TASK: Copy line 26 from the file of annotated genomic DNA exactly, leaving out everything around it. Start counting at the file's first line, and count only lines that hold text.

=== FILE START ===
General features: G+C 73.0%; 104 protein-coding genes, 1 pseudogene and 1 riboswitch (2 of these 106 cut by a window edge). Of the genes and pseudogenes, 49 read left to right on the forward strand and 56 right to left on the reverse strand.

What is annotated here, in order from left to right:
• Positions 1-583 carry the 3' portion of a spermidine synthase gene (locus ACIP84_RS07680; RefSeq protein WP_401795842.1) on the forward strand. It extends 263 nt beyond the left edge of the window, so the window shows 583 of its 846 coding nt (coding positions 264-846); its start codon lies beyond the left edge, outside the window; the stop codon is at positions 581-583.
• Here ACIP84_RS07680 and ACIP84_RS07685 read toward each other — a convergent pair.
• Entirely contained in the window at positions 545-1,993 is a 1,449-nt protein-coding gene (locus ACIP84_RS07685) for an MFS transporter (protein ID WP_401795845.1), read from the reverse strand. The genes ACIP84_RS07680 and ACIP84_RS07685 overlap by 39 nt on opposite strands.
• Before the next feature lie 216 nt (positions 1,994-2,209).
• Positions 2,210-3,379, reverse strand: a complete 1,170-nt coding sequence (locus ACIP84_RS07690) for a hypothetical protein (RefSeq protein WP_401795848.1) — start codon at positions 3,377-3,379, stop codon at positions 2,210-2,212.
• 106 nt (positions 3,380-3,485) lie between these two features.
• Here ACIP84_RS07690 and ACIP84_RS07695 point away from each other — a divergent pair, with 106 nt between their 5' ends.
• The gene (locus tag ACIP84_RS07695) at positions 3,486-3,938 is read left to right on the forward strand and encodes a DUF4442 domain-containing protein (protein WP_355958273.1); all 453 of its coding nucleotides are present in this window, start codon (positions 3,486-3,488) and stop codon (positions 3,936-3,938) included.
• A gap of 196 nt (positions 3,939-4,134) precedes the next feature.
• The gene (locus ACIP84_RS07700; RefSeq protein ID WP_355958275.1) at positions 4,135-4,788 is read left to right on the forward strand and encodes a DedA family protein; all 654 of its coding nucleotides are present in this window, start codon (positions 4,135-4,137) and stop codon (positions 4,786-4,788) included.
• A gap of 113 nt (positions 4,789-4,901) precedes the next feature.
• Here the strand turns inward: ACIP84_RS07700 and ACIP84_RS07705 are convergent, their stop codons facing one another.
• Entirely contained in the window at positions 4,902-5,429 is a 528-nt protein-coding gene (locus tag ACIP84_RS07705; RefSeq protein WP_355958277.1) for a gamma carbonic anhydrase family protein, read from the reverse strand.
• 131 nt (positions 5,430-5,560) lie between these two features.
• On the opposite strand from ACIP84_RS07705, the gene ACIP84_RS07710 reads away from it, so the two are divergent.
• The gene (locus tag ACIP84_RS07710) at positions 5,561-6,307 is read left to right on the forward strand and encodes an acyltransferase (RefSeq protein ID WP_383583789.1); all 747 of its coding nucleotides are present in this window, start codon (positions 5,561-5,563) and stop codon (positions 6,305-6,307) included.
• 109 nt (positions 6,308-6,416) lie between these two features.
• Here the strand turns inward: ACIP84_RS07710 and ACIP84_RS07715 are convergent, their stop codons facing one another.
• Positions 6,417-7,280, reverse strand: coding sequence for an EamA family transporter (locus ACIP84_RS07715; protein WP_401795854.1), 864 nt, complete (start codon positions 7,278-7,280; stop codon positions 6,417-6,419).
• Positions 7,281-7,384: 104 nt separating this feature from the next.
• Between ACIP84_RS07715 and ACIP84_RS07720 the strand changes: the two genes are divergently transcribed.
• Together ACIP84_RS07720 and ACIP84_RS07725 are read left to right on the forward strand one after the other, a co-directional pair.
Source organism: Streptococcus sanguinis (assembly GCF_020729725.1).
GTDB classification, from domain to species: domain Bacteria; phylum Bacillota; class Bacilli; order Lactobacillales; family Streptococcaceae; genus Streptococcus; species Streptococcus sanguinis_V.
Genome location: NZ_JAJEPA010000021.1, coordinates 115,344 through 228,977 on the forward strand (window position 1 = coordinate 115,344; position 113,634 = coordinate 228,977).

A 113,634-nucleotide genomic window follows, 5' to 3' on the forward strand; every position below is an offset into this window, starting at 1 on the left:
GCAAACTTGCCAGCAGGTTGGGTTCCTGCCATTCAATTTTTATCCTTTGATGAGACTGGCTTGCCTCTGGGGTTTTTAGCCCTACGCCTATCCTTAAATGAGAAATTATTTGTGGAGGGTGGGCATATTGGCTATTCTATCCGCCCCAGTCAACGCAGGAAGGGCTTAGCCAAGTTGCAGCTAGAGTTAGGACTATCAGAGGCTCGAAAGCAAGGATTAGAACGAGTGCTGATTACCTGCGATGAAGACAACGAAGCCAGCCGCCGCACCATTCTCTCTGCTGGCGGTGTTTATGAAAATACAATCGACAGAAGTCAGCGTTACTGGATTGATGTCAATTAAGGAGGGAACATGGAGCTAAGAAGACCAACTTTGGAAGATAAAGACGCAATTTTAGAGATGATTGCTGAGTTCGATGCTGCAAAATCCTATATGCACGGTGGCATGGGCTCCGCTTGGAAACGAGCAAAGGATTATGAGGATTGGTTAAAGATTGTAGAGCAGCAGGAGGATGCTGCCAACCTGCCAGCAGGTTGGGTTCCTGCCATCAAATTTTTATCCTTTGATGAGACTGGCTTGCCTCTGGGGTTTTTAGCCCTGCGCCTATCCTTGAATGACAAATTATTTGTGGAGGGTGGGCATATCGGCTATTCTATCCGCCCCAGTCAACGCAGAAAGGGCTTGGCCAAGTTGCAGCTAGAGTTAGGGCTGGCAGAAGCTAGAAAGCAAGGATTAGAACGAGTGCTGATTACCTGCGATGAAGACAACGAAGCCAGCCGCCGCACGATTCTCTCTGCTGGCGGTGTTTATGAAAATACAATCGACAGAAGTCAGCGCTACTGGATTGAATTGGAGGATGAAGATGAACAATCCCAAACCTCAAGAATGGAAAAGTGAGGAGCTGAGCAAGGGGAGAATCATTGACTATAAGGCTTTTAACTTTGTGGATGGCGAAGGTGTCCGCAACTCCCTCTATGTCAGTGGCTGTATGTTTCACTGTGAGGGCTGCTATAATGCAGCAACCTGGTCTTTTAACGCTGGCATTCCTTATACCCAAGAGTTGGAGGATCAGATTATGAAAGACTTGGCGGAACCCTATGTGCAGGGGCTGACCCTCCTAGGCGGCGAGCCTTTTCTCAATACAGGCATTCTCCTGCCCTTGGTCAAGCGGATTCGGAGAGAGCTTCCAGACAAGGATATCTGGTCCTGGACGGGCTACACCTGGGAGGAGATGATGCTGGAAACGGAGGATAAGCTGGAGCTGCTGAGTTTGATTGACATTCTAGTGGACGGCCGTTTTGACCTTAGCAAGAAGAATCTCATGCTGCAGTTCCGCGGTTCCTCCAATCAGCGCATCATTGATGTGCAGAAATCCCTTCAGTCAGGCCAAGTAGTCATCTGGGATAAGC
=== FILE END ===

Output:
GTDB classification, from domain to species: domain Bacteria; phylum Bacillota; class Bacilli; order Lactobacillales; family Streptococcaceae; genus Streptococcus; species Streptococcus sanguinis_V.